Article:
“Greg has to go.”
Tiger Woods’ comments Tuesday morning in the Bahamas weren’t exactly surprising. Woods, an 82-time winner on the PGA Tour, has stood firm in his support of the PGA Tour as it relates to its ongoing battle with LIV Golf. But when he called for the removal of the Saudi-backed league’s CEO, Greg Norman, as a prerequisite for any peace talks between the squabbling tours, there was more to it.
After all, Woods and Norman have a good bit of history.
The two first met when Woods was 15 years old, and he and Norman played a round of golf together at Bay Hill in Orlando, Florida. Norman is also believed to be an influence in Woods working with instructor Butch Harmon. Later, Woods and Norman would play practice rounds together at the Masters, in 1995 and ’96.
In many senses, a friendship of sorts had formed between the two players, who are 21 years apart. But whatever bond there was, it was broken by the latter half of 1996.
That September, Woods listed Norman’s Shark Shootout on the remainder of his playing schedule, but tournament reps quickly responded, saying that Woods had yet to be invited. When a formal invitation did come, Woods declined it, opting instead to compete the following week in the Australian Open, which Norman also played.
Woods shot 79 to open that first start Down Under and ended up tied for fifth. Norman then told reporters, “We play very difficult courses here. He got a shock when he shot 79. Perhaps he will appreciate why Australians play so well when they leave home.”
Two years later, at the 1998 Presidents Cup, Woods requested to play Norman in singles.
“I wanted to play against him,” Woods recalled. “Jack [Nicklaus] and Peter [Thomson] had talked about what kind of pairings would be great for the tournament. We were getting blown out, and so that was one of the key matchups that I felt like I could handle and I could play, and I felt like I could earn a point for our U.S. side.”
Though the U.S. side was routed by nine points, Woods still got the better of Norman, 1 up.
The two were also matched up in 2011, Woods again as a player and Norman as the International captain. In the leadup to that Presidents Cup, Norman went on record saying that he wouldn’t have picked Woods to represent the American squad had he been in Fred Couples’ shoes.
“I can understand the name of a Tiger Woods and his history of what he's done on the golf course,” Norman said. “But I pick the guys who I think are ready to get in there and play and have performed to the highest levels leading up to it.”
Woods went on to earn the clinching point that year at Royal Melbourne.
Norman hasn’t been shy expressing his other opinions on Woods, especially when it comes to major championships. Multiple times in the past decade or so, Norman, a two-time major winner, proclaimed that Woods wouldn’t win another major following his personal scandal and injuries.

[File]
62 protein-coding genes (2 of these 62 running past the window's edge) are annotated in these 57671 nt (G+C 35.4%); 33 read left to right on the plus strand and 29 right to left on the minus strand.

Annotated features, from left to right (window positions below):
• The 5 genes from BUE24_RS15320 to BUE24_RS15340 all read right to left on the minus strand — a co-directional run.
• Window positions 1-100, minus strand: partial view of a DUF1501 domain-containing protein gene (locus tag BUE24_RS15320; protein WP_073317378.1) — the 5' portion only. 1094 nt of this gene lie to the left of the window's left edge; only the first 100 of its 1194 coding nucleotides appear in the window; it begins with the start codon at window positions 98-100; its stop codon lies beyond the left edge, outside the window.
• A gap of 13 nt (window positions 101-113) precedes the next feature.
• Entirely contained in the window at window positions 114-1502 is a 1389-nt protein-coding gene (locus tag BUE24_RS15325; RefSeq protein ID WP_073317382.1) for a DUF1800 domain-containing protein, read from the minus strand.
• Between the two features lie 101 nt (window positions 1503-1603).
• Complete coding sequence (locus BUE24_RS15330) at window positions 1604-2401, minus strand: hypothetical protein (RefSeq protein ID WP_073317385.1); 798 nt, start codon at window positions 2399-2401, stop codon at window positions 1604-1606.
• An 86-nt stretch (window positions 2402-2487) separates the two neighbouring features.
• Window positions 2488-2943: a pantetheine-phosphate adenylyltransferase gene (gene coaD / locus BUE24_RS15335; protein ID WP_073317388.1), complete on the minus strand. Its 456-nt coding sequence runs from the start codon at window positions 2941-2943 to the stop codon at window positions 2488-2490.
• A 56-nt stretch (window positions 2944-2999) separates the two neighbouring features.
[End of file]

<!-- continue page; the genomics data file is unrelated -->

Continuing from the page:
“Tiger, when he dominated, had a single-shot approach,” Norman said in 2011, when Woods was still stuck on 14 majors, having not won one since the 2008 U.S. Open. “It was only about the golf. Now there are so many distractions, and people are looking for things that are wrong with Tiger now, so he's got to deal with that on a day-to-day basis, like every other mortal has to do, right? In our lives, in our business, we all have to be responsible for our actions. It's very hard for him to have that focus. And the more he shuts people off, the worse it gets.”
Norman then added in 2015: “He will win again. He will win other tour events. But a major? I don’t see it.”
Woods, of course, would orchestrate one of the best comebacks in sport, capturing the 2019 Masters, a victory that led to one of the great Woods-Norman stories of all-time.
In an interview with Men’s Health in 2019, Norman told a story of how he had hand-written Woods a congratulatory letter following Woods’ landmark win at Augusta National and then delivered it to Woods’ home in Jupiter, Florida, himself. Norman never heard back.
Here's him telling it:
“Very few people know this: when Tiger won the Masters this year, I wrote him a handwritten note and drove down my road, maybe a quarter of a mile, and hand-delivered it to his guard at his gate. I said, 'Hey, this is Greg Norman here. I’ve got a note for Tiger – can you please hand-deliver it to him?' Well, I never heard a word back from the guy. When I won my first major championship, Jack Nicklaus was the first person to walk down out of the TV tower and congratulate me. I don’t know – maybe Tiger just dislikes me. I have no idea. I’ve never had a conversation with him about it.”
Where do Woods and Norman stand these days?
Well, Woods turning down an offer from Norman and LIV Golf "somewhere in the neighborhood," per Norman, of $700 to $800 million this year should tell us all we need to know.